REVIEW: Vagina Monologues
On Monday I nervously went and was witness to the Women in Theatre showcase An Evening of Women’s Bits. The production was hosted by Frankie Fry, Chloe Green and Rhiannon […]
On Monday I nervously went and was witness to the Women in Theatre showcase An Evening of Women’s Bits.
The production was hosted by Frankie Fry, Chloe Green and Rhiannon Jones who took turns in presenting the 1 hour and 15 minute performance and all had a speaking role entitled ‘Letters to my future daughter’. The monologues were based on Eve Ensler’s Vagina Monologues (funnily enough) who created them by interviewing women of various ages, sexuality and ethnic backgrounds across the planet. The event was part of Women’s Day which has been turned into a entire week of events by Southampton University to celebrate the baby makers of our world.
To be perfectly honest I went in pretty skeptical; I only decided to go because my beautiful housemate was performing. After living with her for over a year and a half without seeing her act but hearing so many stories about her wild days in national youth theatre I guess I kinda had to. Just before I went into the show I described my opinion on the whole VAGINA MONOLOGUE THING as ‘a bit like a blokes’; I figured I would be quite grossed out and the experience would be something to endure rather than enjoy. All in all I was pleasantly surprised, all proceeds went to Women’s Aid rather than FemSoc and the acting was fairly top notch despite pretty much no props and most of the tech being a single spotlight. I sat between male friends (shock horror yes MEN) so I was lucky enough to not only experience it for myself but also observe their reactions. One them had seen a part of the show earlier and just before lights up he warned me that it could be a bit of an eyeopener as the play has become infamous for its no shame approach. I have to say that as the first speakers started throwing statements at the crowd about the ‘brown on her panties’ I was a little shocked…. but by the time I got to hear about the the pulsating mutilated and bleeding post birth stuff I had become nice and numb to it and so had my lovely boys. We really loved a lot of it though the singer was particularly fantastic, the age range of actors was diverse yet amazingly appropriate for a student performance and the guys I sat next to all left with the same respect I felt for everyone involved.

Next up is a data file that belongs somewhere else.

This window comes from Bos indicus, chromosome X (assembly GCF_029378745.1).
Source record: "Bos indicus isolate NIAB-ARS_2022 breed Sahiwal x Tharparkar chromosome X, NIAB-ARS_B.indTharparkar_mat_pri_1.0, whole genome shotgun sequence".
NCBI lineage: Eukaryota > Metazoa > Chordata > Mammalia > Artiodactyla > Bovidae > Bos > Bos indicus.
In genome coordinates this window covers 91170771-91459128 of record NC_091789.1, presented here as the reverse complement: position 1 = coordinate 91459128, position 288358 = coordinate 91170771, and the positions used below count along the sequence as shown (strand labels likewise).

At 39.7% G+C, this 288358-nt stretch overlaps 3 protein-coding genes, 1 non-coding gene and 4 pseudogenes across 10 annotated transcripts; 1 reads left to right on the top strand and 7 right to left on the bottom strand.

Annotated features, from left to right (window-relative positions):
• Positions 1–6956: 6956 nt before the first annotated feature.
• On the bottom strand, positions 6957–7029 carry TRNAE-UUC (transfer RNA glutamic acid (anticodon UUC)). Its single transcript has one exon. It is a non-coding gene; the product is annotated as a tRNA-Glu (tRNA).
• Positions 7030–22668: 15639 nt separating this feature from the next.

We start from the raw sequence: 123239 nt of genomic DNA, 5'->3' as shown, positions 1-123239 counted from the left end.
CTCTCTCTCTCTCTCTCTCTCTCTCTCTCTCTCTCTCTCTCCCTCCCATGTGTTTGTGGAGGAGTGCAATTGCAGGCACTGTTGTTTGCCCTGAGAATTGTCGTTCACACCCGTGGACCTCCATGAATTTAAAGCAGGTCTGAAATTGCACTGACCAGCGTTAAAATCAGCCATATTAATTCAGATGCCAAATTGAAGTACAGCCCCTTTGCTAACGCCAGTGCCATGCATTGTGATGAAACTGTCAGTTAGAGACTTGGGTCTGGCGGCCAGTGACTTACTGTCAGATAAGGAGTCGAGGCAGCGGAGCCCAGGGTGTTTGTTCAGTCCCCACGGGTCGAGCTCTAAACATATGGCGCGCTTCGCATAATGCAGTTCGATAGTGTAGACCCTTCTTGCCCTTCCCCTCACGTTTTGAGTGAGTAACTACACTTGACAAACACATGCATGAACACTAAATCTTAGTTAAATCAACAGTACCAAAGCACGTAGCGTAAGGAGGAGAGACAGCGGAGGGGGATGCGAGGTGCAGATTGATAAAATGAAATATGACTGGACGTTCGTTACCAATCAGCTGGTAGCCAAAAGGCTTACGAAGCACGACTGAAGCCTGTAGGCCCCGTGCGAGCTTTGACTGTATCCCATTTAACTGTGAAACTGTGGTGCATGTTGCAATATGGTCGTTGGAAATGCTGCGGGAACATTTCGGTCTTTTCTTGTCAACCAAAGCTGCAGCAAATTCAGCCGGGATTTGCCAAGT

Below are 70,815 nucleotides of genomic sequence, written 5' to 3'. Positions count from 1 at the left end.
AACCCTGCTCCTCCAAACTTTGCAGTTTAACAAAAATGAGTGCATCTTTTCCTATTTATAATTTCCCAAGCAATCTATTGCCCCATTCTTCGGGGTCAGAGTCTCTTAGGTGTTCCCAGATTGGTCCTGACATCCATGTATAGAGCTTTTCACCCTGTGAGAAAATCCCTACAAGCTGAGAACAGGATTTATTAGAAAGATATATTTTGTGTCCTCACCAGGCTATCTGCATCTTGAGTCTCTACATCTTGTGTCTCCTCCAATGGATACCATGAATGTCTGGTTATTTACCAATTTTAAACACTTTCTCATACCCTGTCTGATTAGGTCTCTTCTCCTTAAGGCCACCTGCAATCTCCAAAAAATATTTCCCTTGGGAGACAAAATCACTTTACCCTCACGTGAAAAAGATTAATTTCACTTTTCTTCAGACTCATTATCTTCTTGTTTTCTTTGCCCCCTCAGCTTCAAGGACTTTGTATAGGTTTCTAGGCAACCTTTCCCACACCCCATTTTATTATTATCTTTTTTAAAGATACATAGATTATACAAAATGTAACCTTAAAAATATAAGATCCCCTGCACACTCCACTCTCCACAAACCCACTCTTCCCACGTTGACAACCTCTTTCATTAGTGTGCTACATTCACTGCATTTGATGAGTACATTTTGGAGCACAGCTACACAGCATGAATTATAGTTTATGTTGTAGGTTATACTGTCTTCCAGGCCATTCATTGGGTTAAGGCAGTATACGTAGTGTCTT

Parts of it were hilarious because they were actually supposed to be, parts of it were quite touching and yeah some bits just grossed me out – but it was entertaining and it certainly made me consider my Vagina et al. After hearing over an hour of Vagina stuff I have to say it’s made me think: Do I like my Vagina? Should I let the garden grow? Am I currently festering on some deep rooted fear of having a cheeky ‘flood‘ in Jesters? Should I say cunt in an airport? I thought it was interesting. Someone once said to me ‘feminism is only believing men and women should be equal’ ‘which all jokes aside I do. On the flip-side however, I don’t think anyone’s opinion should be rammed down another’s throat but I didn’t feel like this performance fell into that trap. Everybody that was involved in tonight was a volunteer, it went to a good cause and it was certainly entertaining.